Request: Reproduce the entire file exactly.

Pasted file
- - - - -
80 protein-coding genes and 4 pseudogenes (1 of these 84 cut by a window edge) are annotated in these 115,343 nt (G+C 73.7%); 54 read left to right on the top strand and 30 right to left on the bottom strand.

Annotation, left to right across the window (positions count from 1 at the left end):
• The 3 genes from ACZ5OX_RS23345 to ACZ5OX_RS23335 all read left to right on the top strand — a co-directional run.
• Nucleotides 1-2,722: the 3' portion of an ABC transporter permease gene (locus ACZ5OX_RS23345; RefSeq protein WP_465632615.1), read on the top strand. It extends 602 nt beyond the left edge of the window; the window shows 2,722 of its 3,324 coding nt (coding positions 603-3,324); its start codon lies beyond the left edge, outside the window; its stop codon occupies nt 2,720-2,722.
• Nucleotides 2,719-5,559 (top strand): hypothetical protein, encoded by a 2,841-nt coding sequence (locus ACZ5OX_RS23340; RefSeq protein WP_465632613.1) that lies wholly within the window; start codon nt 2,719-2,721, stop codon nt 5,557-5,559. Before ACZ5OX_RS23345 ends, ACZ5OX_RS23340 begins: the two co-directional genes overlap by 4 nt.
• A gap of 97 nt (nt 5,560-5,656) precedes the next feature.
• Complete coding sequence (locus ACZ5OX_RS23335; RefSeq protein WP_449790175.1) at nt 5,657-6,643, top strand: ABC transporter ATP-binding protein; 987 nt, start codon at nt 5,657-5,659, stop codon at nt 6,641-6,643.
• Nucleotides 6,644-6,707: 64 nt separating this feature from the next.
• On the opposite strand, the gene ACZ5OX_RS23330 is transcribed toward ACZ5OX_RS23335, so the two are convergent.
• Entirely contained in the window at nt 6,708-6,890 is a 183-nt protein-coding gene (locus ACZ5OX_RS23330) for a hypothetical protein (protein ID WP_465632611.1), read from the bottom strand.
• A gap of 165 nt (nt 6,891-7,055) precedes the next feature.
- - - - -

80 protein-coding genes and 4 pseudogenes (1 of these 84 cut by a window edge) are annotated in these 115,343 nt (G+C 73.7%); 54 read left to right on the top strand and 30 right to left on the bottom strand.

Annotation, left to right across the window (positions count from 1 at the left end):
• The 3 genes from ACZ5OX_RS23345 to ACZ5OX_RS23335 all read left to right on the top strand — a co-directional run.
• Nucleotides 1-2,722: the 3' portion of an ABC transporter permease gene (locus ACZ5OX_RS23345; RefSeq protein WP_465632615.1), read on the top strand. It extends 602 nt beyond the left edge of the window; the window shows 2,722 of its 3,324 coding nt (coding positions 603-3,324); its start codon lies beyond the left edge, outside the window; its stop codon occupies nt 2,720-2,722.
• Nucleotides 2,719-5,559 (top strand): hypothetical protein, encoded by a 2,841-nt coding sequence (locus ACZ5OX_RS23340; RefSeq protein WP_465632613.1) that lies wholly within the window; start codon nt 2,719-2,721, stop codon nt 5,557-5,559. Before ACZ5OX_RS23345 ends, ACZ5OX_RS23340 begins: the two co-directional genes overlap by 4 nt.
• A gap of 97 nt (nt 5,560-5,656) precedes the next feature.
• Complete coding sequence (locus ACZ5OX_RS23335; RefSeq protein WP_449790175.1) at nt 5,657-6,643, top strand: ABC transporter ATP-binding protein; 987 nt, start codon at nt 5,657-5,659, stop codon at nt 6,641-6,643.
• Nucleotides 6,644-6,707: 64 nt separating this feature from the next.
• On the opposite strand, the gene ACZ5OX_RS23330 is transcribed toward ACZ5OX_RS23335, so the two are convergent.
• Entirely contained in the window at nt 6,708-6,890 is a 183-nt protein-coding gene (locus ACZ5OX_RS23330) for a hypothetical protein (protein ID WP_465632611.1), read from the bottom strand.
• A gap of 165 nt (nt 6,891-7,055) precedes the next feature.